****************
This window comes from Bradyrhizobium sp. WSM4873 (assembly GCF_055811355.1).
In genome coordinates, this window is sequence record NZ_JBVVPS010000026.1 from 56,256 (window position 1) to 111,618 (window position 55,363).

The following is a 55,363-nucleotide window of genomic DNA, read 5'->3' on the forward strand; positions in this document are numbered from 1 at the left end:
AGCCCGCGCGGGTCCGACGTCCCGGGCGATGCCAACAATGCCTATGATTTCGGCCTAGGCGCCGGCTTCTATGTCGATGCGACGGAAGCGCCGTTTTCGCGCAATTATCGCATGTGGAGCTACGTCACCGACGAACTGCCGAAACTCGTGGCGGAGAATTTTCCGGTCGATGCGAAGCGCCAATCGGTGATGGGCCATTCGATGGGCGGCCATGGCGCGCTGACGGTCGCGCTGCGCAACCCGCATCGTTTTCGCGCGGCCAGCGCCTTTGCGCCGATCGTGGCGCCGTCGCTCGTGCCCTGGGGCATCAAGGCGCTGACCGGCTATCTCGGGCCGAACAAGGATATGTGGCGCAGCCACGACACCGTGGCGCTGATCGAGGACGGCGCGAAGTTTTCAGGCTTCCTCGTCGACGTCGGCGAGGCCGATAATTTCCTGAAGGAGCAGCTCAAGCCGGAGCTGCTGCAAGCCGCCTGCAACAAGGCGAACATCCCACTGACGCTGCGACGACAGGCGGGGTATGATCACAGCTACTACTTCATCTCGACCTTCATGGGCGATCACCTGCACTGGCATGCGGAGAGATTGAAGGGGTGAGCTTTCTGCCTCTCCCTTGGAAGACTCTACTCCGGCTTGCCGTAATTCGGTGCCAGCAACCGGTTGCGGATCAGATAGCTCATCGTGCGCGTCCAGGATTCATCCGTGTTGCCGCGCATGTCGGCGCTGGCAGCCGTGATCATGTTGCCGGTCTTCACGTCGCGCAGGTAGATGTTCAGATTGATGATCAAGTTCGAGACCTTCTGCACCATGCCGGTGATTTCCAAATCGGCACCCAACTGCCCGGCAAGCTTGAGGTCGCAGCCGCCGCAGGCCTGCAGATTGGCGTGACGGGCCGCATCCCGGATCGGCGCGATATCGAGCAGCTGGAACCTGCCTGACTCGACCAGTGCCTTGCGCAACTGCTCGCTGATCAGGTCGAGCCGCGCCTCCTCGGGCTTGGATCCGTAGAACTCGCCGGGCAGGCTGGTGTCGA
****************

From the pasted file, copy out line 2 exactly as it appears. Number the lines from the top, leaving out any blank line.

In genome coordinates, this window is sequence record NZ_JBVVPS010000026.1 from 56,256 (window position 1) to 111,618 (window position 55,363).